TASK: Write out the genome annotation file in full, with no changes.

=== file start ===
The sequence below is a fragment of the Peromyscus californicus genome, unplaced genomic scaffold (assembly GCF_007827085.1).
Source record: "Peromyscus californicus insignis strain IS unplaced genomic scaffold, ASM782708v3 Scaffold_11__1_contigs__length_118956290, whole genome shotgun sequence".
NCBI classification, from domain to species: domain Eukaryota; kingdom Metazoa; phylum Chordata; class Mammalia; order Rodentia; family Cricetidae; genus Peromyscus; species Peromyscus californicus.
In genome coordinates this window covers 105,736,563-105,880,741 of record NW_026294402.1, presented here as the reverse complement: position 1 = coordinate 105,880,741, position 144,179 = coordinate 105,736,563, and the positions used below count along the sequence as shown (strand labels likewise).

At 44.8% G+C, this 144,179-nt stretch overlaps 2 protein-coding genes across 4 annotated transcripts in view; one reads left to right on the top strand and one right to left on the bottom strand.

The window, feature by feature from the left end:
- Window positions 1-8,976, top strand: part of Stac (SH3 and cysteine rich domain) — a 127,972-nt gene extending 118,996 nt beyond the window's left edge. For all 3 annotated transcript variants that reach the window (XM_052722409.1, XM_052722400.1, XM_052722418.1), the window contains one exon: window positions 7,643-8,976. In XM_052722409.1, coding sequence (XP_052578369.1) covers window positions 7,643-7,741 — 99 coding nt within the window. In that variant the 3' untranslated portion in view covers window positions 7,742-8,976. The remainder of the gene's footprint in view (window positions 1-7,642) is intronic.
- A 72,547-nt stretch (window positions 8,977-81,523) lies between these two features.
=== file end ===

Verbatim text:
The sequence below is a fragment of the Peromyscus californicus genome, unplaced genomic scaffold (assembly GCF_007827085.1).
Source record: "Peromyscus californicus insignis strain IS unplaced genomic scaffold, ASM782708v3 Scaffold_11__1_contigs__length_118956290, whole genome shotgun sequence".
NCBI classification, from domain to species: domain Eukaryota; kingdom Metazoa; phylum Chordata; class Mammalia; order Rodentia; family Cricetidae; genus Peromyscus; species Peromyscus californicus.
In genome coordinates this window covers 105,736,563-105,880,741 of record NW_026294402.1, presented here as the reverse complement: position 1 = coordinate 105,880,741, position 144,179 = coordinate 105,736,563, and the positions used below count along the sequence as shown (strand labels likewise).

At 44.8% G+C, this 144,179-nt stretch overlaps 2 protein-coding genes across 4 annotated transcripts in view; one reads left to right on the top strand and one right to left on the bottom strand.

The window, feature by feature from the left end:
- Window positions 1-8,976, top strand: part of Stac (SH3 and cysteine rich domain) — a 127,972-nt gene extending 118,996 nt beyond the window's left edge. For all 3 annotated transcript variants that reach the window (XM_052722409.1, XM_052722400.1, XM_052722418.1), the window contains one exon: window positions 7,643-8,976. In XM_052722409.1, coding sequence (XP_052578369.1) covers window positions 7,643-7,741 — 99 coding nt within the window. In that variant the 3' untranslated portion in view covers window positions 7,742-8,976. The remainder of the gene's footprint in view (window positions 1-7,642) is intronic.
- A 72,547-nt stretch (window positions 8,977-81,523) lies between these two features.